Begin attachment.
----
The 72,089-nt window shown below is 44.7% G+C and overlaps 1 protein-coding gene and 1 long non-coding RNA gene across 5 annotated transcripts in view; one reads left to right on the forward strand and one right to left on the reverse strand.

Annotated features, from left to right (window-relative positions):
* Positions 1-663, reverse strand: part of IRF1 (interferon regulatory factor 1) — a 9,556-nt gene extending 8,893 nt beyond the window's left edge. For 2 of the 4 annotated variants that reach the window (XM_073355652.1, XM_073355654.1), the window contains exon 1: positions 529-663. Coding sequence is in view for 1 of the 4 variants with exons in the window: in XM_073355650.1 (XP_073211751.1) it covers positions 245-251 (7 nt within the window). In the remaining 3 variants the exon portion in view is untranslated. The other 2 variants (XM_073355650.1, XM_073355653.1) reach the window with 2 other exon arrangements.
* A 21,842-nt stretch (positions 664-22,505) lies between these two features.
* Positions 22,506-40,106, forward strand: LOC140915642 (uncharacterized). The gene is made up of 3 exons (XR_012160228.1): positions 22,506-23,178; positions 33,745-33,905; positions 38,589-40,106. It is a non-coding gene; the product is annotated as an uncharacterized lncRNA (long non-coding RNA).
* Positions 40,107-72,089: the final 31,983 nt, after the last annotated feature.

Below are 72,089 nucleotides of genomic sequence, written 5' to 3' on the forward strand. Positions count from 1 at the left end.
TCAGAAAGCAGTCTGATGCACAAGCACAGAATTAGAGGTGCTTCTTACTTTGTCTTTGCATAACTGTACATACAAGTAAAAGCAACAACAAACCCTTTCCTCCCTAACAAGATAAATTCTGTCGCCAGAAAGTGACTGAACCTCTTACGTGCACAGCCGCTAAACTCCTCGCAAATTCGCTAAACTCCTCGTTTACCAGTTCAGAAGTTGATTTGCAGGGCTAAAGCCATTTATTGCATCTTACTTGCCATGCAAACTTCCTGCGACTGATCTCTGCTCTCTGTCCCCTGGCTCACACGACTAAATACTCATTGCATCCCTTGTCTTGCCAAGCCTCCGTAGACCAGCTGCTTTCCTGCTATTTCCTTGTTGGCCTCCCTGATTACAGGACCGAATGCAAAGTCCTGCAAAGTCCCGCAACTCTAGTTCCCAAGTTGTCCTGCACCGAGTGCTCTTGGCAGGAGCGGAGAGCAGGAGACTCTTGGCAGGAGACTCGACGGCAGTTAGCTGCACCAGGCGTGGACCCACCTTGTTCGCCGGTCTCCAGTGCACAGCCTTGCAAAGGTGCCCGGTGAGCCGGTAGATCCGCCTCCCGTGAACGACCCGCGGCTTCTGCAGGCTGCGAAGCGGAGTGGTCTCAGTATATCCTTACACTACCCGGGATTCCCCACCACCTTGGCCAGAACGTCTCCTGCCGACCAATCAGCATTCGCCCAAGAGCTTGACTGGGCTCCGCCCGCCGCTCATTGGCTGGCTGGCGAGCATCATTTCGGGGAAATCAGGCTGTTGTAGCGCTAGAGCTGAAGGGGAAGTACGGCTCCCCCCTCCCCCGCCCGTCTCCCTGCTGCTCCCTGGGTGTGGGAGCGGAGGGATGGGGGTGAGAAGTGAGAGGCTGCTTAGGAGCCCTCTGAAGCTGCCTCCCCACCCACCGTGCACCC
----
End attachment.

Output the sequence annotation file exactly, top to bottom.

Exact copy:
The 72,089-nt window shown below is 44.7% G+C and overlaps 1 protein-coding gene and 1 long non-coding RNA gene across 5 annotated transcripts in view; one reads left to right on the forward strand and one right to left on the reverse strand.

Annotated features, from left to right (window-relative positions):
* Positions 1-663, reverse strand: part of IRF1 (interferon regulatory factor 1) — a 9,556-nt gene extending 8,893 nt beyond the window's left edge. For 2 of the 4 annotated variants that reach the window (XM_073355652.1, XM_073355654.1), the window contains exon 1: positions 529-663. Coding sequence is in view for 1 of the 4 variants with exons in the window: in XM_073355650.1 (XP_073211751.1) it covers positions 245-251 (7 nt within the window). In the remaining 3 variants the exon portion in view is untranslated. The other 2 variants (XM_073355650.1, XM_073355653.1) reach the window with 2 other exon arrangements.
* A 21,842-nt stretch (positions 664-22,505) lies between these two features.
* Positions 22,506-40,106, forward strand: LOC140915642 (uncharacterized). The gene is made up of 3 exons (XR_012160228.1): positions 22,506-23,178; positions 33,745-33,905; positions 38,589-40,106. It is a non-coding gene; the product is annotated as an uncharacterized lncRNA (long non-coding RNA).
* Positions 40,107-72,089: the final 31,983 nt, after the last annotated feature.

Below are 72,089 nucleotides of genomic sequence, written 5' to 3' on the forward strand. Positions count from 1 at the left end.
TCAGAAAGCAGTCTGATGCACAAGCACAGAATTAGAGGTGCTTCTTACTTTGTCTTTGCATAACTGTACATACAAGTAAAAGCAACAACAAACCCTTTCCTCCCTAACAAGATAAATTCTGTCGCCAGAAAGTGACTGAACCTCTTACGTGCACAGCCGCTAAACTCCTCGCAAATTCGCTAAACTCCTCGTTTACCAGTTCAGAAGTTGATTTGCAGGGCTAAAGCCATTTATTGCATCTTACTTGCCATGCAAACTTCCTGCGACTGATCTCTGCTCTCTGTCCCCTGGCTCACACGACTAAATACTCATTGCATCCCTTGTCTTGCCAAGCCTCCGTAGACCAGCTGCTTTCCTGCTATTTCCTTGTTGGCCTCCCTGATTACAGGACCGAATGCAAAGTCCTGCAAAGTCCCGCAACTCTAGTTCCCAAGTTGTCCTGCACCGAGTGCTCTTGGCAGGAGCGGAGAGCAGGAGACTCTTGGCAGGAGACTCGACGGCAGTTAGCTGCACCAGGCGTGGACCCACCTTGTTCGCCGGTCTCCAGTGCACAGCCTTGCAAAGGTGCCCGGTGAGCCGGTAGATCCGCCTCCCGTGAACGACCCGCGGCTTCTGCAGGCTGCGAAGCGGAGTGGTCTCAGTATATCCTTACACTACCCGGGATTCCCCACCACCTTGGCCAGAACGTCTCCTGCCGACCAATCAGCATTCGCCCAAGAGCTTGACTGGGCTCCGCCCGCCGCTCATTGGCTGGCTGGCGAGCATCATTTCGGGGAAATCAGGCTGTTGTAGCGCTAGAGCTGAAGGGGAAGTACGGCTCCCCCCTCCCCCGCCCGTCTCCCTGCTGCTCCCTGGGTGTGGGAGCGGAGGGATGGGGGTGAGAAGTGAGAGGCTGCTTAGGAGCCCTCTGAAGCTGCCTCCCCACCCACCGTGCACCC